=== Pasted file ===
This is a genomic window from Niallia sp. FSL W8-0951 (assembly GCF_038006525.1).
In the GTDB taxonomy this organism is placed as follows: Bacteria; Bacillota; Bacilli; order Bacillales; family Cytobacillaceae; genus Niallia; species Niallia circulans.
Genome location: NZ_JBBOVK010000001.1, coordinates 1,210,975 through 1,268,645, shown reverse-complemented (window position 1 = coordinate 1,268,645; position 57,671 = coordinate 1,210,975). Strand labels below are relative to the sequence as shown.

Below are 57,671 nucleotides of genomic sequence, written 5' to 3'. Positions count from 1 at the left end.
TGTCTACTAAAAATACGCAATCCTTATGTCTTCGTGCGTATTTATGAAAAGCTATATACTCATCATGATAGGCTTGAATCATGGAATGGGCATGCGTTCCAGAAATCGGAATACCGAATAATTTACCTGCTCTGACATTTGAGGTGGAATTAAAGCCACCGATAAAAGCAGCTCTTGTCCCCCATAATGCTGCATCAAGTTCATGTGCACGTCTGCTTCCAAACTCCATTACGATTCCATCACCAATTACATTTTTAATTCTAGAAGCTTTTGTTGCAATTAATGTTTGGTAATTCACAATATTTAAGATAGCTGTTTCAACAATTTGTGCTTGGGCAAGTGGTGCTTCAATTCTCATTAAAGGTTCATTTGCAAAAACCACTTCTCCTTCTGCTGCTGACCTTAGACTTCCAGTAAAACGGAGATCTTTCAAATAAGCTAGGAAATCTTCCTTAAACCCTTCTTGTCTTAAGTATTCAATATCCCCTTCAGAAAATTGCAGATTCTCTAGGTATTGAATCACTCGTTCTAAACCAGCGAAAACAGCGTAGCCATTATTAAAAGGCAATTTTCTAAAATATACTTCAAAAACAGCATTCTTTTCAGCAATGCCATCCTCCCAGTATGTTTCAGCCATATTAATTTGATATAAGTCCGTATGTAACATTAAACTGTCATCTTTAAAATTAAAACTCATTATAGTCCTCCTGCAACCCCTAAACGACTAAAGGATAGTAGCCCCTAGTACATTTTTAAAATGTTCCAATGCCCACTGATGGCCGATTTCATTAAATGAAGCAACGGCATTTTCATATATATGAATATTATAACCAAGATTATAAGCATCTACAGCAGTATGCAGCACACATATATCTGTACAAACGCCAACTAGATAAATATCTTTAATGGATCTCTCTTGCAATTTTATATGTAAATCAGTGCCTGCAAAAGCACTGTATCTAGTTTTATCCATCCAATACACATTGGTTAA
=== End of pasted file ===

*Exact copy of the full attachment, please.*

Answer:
This is a genomic window from Niallia sp. FSL W8-0951 (assembly GCF_038006525.1).
In the GTDB taxonomy this organism is placed as follows: Bacteria; Bacillota; Bacilli; order Bacillales; family Cytobacillaceae; genus Niallia; species Niallia circulans.
Genome location: NZ_JBBOVK010000001.1, coordinates 1,210,975 through 1,268,645, shown reverse-complemented (window position 1 = coordinate 1,268,645; position 57,671 = coordinate 1,210,975). Strand labels below are relative to the sequence as shown.

Below are 57,671 nucleotides of genomic sequence, written 5' to 3'. Positions count from 1 at the left end.
TGTCTACTAAAAATACGCAATCCTTATGTCTTCGTGCGTATTTATGAAAAGCTATATACTCATCATGATAGGCTTGAATCATGGAATGGGCATGCGTTCCAGAAATCGGAATACCGAATAATTTACCTGCTCTGACATTTGAGGTGGAATTAAAGCCACCGATAAAAGCAGCTCTTGTCCCCCATAATGCTGCATCAAGTTCATGTGCACGTCTGCTTCCAAACTCCATTACGATTCCATCACCAATTACATTTTTAATTCTAGAAGCTTTTGTTGCAATTAATGTTTGGTAATTCACAATATTTAAGATAGCTGTTTCAACAATTTGTGCTTGGGCAAGTGGTGCTTCAATTCTCATTAAAGGTTCATTTGCAAAAACCACTTCTCCTTCTGCTGCTGACCTTAGACTTCCAGTAAAACGGAGATCTTTCAAATAAGCTAGGAAATCTTCCTTAAACCCTTCTTGTCTTAAGTATTCAATATCCCCTTCAGAAAATTGCAGATTCTCTAGGTATTGAATCACTCGTTCTAAACCAGCGAAAACAGCGTAGCCATTATTAAAAGGCAATTTTCTAAAATATACTTCAAAAACAGCATTCTTTTCAGCAATGCCATCCTCCCAGTATGTTTCAGCCATATTAATTTGATATAAGTCCGTATGTAACATTAAACTGTCATCTTTAAAATTAAAACTCATTATAGTCCTCCTGCAACCCCTAAACGACTAAAGGATAGTAGCCCCTAGTACATTTTTAAAATGTTCCAATGCCCACTGATGGCCGATTTCATTAAATGAAGCAACGGCATTTTCATATATATGAATATTATAACCAAGATTATAAGCATCTACAGCAGTATGCAGCACACATATATCTGTACAAACGCCAACTAGATAAATATCTTTAATGGATCTCTCTTGCAATTTTATATGTAAATCAGTGCCTGCAAAAGCACTGTATCTAGTTTTATCCATCCAATACACATTGGTTAA